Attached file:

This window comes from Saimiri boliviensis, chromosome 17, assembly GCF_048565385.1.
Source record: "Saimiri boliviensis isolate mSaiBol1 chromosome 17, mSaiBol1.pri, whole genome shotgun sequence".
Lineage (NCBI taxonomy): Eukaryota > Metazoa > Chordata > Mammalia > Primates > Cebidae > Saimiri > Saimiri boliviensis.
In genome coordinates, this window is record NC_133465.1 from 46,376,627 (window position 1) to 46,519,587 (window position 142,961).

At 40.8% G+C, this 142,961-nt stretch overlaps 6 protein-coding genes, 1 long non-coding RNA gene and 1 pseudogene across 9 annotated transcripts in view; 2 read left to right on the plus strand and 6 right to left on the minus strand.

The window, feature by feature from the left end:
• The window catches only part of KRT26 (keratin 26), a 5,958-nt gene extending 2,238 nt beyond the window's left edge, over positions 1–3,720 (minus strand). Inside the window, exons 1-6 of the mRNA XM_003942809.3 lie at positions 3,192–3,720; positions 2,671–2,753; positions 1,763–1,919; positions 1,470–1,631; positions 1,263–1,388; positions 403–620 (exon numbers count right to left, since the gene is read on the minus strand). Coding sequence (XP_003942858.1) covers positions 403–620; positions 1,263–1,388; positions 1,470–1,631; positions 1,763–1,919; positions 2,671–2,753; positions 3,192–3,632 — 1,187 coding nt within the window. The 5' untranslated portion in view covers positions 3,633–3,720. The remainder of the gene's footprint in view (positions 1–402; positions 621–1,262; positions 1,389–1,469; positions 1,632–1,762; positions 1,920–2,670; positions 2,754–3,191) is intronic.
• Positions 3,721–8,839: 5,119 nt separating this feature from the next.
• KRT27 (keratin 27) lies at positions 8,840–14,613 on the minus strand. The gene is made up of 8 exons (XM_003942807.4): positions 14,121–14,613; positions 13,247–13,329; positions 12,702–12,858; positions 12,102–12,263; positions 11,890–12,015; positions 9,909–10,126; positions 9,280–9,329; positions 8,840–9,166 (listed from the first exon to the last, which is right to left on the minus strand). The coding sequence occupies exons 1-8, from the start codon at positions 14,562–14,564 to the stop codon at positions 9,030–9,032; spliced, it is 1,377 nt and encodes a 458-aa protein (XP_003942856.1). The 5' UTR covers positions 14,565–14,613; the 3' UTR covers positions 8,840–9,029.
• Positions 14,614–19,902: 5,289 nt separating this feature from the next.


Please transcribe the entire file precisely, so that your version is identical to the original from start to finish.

This window comes from Saimiri boliviensis, chromosome 17, assembly GCF_048565385.1.
Source record: "Saimiri boliviensis isolate mSaiBol1 chromosome 17, mSaiBol1.pri, whole genome shotgun sequence".
Lineage (NCBI taxonomy): Eukaryota > Metazoa > Chordata > Mammalia > Primates > Cebidae > Saimiri > Saimiri boliviensis.
In genome coordinates, this window is record NC_133465.1 from 46,376,627 (window position 1) to 46,519,587 (window position 142,961).

At 40.8% G+C, this 142,961-nt stretch overlaps 6 protein-coding genes, 1 long non-coding RNA gene and 1 pseudogene across 9 annotated transcripts in view; 2 read left to right on the plus strand and 6 right to left on the minus strand.

The window, feature by feature from the left end:
• The window catches only part of KRT26 (keratin 26), a 5,958-nt gene extending 2,238 nt beyond the window's left edge, over positions 1–3,720 (minus strand). Inside the window, exons 1-6 of the mRNA XM_003942809.3 lie at positions 3,192–3,720; positions 2,671–2,753; positions 1,763–1,919; positions 1,470–1,631; positions 1,263–1,388; positions 403–620 (exon numbers count right to left, since the gene is read on the minus strand). Coding sequence (XP_003942858.1) covers positions 403–620; positions 1,263–1,388; positions 1,470–1,631; positions 1,763–1,919; positions 2,671–2,753; positions 3,192–3,632 — 1,187 coding nt within the window. The 5' untranslated portion in view covers positions 3,633–3,720. The remainder of the gene's footprint in view (positions 1–402; positions 621–1,262; positions 1,389–1,469; positions 1,632–1,762; positions 1,920–2,670; positions 2,754–3,191) is intronic.
• Positions 3,721–8,839: 5,119 nt separating this feature from the next.
• KRT27 (keratin 27) lies at positions 8,840–14,613 on the minus strand. The gene is made up of 8 exons (XM_003942807.4): positions 14,121–14,613; positions 13,247–13,329; positions 12,702–12,858; positions 12,102–12,263; positions 11,890–12,015; positions 9,909–10,126; positions 9,280–9,329; positions 8,840–9,166 (listed from the first exon to the last, which is right to left on the minus strand). The coding sequence occupies exons 1-8, from the start codon at positions 14,562–14,564 to the stop codon at positions 9,030–9,032; spliced, it is 1,377 nt and encodes a 458-aa protein (XP_003942856.1). The 5' UTR covers positions 14,565–14,613; the 3' UTR covers positions 8,840–9,029.
• Positions 14,614–19,902: 5,289 nt separating this feature from the next.